Haftarah: Sh’mu’el Bet (2 Samuel) 6:1-19
This narrative presents another example of how serious G-d is about how we are to approach Him and how we are to treat the holy things. The scene is where David is bringing the ark of G-d to the City of David. According to G-d’s command regarding the transport of the ark, it was to be carried on the shoulders of two of the Levites with the poles always in the rings attached to the ark (Ex. 25:10-16; Num.4). This is where David got in trouble. David thought the best way to move the ark was on a cart (2 Samuel 6:3). So they got a new cart and set the ark on the cart and started to transport it, but something happened. Suddenly there’s a death (2 Samuel 6:7). What did Uzzah do to deserve death?
2 Samuel 6:6, “And when they came to Nachon’s threshing floor, Uzzah put forth his hand to the ark of G-d, and took hold of it; for the oxen shook it.”
That’s all he did. After all, it’s a natural thing to do; if it’s going to drop you’ve got to grab it! But it wouldn’t have ever dropped if they would have done it right.
What’s the right way? The Levites were the ones who were supposed to carry the ark, the poles were to be put through the little ringlets at the bottom of the ark, the poles were to be placed on the shoulders of these specially chosen men, and they were to balance it as they carried it from one place to another. And David didn’t do that. He took a convenient route and changed the details to fit the expediency of the hour.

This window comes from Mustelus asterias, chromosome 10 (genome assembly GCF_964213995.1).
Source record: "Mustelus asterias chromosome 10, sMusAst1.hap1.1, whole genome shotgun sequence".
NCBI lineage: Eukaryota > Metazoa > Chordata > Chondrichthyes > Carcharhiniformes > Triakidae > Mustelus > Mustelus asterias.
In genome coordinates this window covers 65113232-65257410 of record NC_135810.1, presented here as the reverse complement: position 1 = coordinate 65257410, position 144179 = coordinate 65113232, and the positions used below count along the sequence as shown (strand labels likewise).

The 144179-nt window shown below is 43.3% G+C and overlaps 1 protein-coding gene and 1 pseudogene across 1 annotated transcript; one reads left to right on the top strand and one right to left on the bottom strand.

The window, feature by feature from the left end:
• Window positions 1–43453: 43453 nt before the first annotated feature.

David got very upset with G-d when he should have been upset with himself (2 Samuel 6:8). David was angry with G-d, but G-d was angry with David. He contributed to the sin of Uzzah who was a Levite and knew better than to touch the ark, even if it was leaning! David knew the rules, yet he decided he had a better way to transport the ark than the way G-d commanded. We seek the Lord’s Will and we reach out on a lark and we want to do “that”, so, in expediency or convenience or because we’re in a hurry, we make “that” decision. G-d reminds us many times in the Old Testament and the B’rit Chadashah that if we want to have a heart for G-d and a meaningful relationship with Him, we must take the time to check His Torah for guidance and not “play it by ear.” If we try to cut corners, it will result in hurt and possibly death; either our own, or those around us.